2012 Study Tour: Alternative energy innovation in Nepal

FoST - The Foundation for Sustainable Technologies Briquette making and other amazing alternative sources with Sanu Kagi

The other day we had the privilege of meeting with Sanu, one of Steph’s friends who lives in Thamel near where we are staying. He is a very wise man who has done lots of studies and traveled around the world teaching his research and methods for alternative energy and recycling initiatives. The work he does in Nepal is absolutely invaluable in providing a cheap and resourceful option for cooking fuel. Sanu is set up as a training workshop and demonstration space, as well as a storage space for all the stuff they make, and they also sell all the products. I even love the set up of the workshop with creative recycling - vases made out of old drink bottles, sings made from cardboard boxes, bags made from plastic bags, and mats woven with straw and recycled rubbish. It gave me lots of creative ideas as to what to with recycling and up-cycling!


A couple of the specialties that Sanu is involved in is solar cookers and cooking briquettes made from waste paper and other recycled materials. Both of these initiatives have been developed from Sanu’s own designs and research on sustainable technologies. After many years being involved in the World Bank in Nepal, he began dabbling in alternative energy and sustainable options as a hobby. He felt it necessary because of the traditional ways of cooking and collecting wood in Nepal; wood is heavy, people have to travel far (especially women and children), the wood burns all day and night and therefore creates a lot of waste, and there is also so much waste available which is useless for anything else.

Solar cookers have served as a great saver of electricity or fuel – not only is this expensive, but also very unreliable. Power and fuel would often be unavailable and therefore limited ability to cook. With solar cookers, being exposed to the sun there would always be enough power saved up to do a family’s daily cooking. Sanu’s wife was one of the first people to trial this out, and although apprehensive about cooking outside on the terrace, after 6 months she was converted and has been more than happy to use a solar cooker where possible ever since! She was also finally convinced that the food tastes even better being cooked this way! They have also been able to sell and spread the use of solar cookers to families and businesses around Nepal.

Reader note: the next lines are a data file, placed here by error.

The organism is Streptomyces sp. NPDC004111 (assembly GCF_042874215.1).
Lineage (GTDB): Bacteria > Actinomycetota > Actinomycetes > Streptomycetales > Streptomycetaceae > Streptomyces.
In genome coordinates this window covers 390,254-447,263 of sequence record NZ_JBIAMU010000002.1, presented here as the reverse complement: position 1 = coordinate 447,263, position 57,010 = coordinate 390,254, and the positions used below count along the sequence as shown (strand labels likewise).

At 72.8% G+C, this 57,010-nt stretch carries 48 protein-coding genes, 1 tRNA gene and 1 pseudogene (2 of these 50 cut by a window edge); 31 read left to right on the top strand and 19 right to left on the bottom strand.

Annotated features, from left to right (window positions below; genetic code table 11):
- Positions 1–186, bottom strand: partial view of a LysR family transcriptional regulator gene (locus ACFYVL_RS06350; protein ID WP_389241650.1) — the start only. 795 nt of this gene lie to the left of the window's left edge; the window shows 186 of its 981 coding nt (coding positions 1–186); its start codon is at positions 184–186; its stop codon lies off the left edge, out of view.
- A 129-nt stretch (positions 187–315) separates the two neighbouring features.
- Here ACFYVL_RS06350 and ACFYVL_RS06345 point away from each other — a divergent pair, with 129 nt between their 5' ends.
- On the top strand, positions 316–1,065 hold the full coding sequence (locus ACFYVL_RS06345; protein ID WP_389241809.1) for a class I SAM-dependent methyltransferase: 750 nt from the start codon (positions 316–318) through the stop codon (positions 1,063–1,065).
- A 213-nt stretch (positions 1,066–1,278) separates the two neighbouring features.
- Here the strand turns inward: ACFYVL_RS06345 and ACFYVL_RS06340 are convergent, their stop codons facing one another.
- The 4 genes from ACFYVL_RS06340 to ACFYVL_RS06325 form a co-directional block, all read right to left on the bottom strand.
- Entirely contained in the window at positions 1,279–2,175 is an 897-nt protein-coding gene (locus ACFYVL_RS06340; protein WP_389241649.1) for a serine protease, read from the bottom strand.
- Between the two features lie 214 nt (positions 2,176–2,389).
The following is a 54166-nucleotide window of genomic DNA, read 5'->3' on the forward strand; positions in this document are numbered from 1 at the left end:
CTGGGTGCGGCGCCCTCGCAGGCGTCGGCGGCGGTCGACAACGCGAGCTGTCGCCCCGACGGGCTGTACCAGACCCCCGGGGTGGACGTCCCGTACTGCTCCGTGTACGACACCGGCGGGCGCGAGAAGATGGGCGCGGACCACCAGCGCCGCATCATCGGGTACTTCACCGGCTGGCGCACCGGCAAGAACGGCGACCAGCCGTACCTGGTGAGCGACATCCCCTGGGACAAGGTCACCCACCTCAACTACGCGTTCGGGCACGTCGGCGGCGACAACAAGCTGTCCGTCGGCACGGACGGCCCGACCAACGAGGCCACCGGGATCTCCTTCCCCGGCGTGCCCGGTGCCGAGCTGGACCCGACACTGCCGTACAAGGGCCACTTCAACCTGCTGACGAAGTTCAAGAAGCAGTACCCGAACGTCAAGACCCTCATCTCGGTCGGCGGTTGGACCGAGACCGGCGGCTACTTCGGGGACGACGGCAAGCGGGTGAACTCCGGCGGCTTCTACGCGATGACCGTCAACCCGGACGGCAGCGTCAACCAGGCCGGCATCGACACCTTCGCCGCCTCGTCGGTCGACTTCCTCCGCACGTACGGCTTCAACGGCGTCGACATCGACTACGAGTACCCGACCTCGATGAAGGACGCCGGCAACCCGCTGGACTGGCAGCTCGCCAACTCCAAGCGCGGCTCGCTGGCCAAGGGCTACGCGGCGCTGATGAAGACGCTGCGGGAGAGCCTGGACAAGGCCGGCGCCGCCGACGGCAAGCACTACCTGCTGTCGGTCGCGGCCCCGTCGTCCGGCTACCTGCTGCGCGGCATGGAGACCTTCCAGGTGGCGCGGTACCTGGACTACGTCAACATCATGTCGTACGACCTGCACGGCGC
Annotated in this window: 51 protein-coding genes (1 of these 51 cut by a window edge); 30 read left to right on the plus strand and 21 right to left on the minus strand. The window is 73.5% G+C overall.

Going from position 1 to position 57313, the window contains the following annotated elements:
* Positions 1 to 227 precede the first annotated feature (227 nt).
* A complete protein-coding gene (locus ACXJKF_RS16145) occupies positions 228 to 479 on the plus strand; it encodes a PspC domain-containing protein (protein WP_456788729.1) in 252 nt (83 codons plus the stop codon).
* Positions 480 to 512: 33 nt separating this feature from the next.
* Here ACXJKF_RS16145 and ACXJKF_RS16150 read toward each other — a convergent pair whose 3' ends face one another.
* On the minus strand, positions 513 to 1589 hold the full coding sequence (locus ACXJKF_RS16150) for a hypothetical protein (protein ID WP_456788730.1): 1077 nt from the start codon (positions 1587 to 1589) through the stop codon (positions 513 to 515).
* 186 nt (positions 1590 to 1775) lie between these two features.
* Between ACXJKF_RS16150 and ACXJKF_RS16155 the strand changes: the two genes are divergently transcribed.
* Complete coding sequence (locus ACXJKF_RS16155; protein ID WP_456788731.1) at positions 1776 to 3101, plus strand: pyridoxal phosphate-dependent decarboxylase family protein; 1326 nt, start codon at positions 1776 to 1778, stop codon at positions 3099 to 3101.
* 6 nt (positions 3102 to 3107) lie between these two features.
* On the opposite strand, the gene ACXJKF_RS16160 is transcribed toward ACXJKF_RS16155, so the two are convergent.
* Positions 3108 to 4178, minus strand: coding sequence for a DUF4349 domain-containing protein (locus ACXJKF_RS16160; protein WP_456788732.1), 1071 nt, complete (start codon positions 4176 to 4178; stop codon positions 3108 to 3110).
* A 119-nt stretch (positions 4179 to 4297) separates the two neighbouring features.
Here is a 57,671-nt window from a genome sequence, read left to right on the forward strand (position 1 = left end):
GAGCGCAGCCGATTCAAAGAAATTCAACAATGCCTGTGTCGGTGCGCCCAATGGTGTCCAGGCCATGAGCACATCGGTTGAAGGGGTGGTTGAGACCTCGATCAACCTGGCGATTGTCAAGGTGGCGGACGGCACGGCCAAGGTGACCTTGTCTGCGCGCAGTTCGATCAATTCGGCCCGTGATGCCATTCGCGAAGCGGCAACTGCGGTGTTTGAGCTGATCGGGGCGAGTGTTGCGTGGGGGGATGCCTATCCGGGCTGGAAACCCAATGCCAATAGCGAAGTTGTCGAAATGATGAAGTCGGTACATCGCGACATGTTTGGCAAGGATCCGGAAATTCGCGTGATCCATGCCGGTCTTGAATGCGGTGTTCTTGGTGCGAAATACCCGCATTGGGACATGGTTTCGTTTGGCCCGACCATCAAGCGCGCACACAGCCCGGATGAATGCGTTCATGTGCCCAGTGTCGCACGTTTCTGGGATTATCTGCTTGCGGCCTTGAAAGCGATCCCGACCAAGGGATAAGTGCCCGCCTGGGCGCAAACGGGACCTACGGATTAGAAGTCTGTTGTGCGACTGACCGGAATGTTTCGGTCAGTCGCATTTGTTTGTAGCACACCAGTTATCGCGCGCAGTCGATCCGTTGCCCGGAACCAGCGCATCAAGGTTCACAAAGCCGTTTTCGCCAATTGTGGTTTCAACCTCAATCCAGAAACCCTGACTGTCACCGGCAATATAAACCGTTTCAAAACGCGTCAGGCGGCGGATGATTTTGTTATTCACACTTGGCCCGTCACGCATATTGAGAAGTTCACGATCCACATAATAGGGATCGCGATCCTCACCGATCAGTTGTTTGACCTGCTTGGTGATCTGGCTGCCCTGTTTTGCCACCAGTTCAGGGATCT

The briquettes are made from waste paper, saw dust, other packages, leaves and grass. The mixture is soaked in a barrel which is pushed through a little manual machine and pressed down into a cylinder. Each briquette dries in the sun for a day or so and is then ready to use on a stove. It’s an amazing initiative which is much more affordable than other forms of cooking fuel such as LPG and Kerosene. Sanu simply wants to get the training and products out there so more people use it and stray away from traditional methods which are much worse for the environment.

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Dried briquettes

One other thing Sanu has done is develop a natural fertilizer called Biochar made from ash, waste material and leaf litter. It is used to mix in with the soil and it supports germination of the roots and it has no chemicals so it needs less water than other fertilizer and retains carbon and water in the soil much better. It has lots of benefits including increased fertility and moisture content and it also protects the roots. In his greenhouse and pot-plants he uses it and he has shown the difference it makes in producing healthier and bigger crops.

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Greenhouse crops

Sanu’s work is absolutely amazing – it was great to meet him and for him to share with us his work. He is very connected around the world and has demonstrated his ingenuity and appreciation for sustainable and ethical living. I was so glad to have seen what he is doing and I believe it will continue to go far. The more training he provides, the more people will be equipped to make more sustainable choices. The women at the EPSA Seven Women centre have the briquette making training and also have a solar cooker to use at the house. There is an initial plan to set up a little stall at the centre which they can sell the briquettes at and have it working alongside their vegetable and herb garden; utilising the biochar in their gardening and the solar cooker in their cooking! What a beautiful and flourishing relationship (excuse the pun) this has become between Steph and Sanu.

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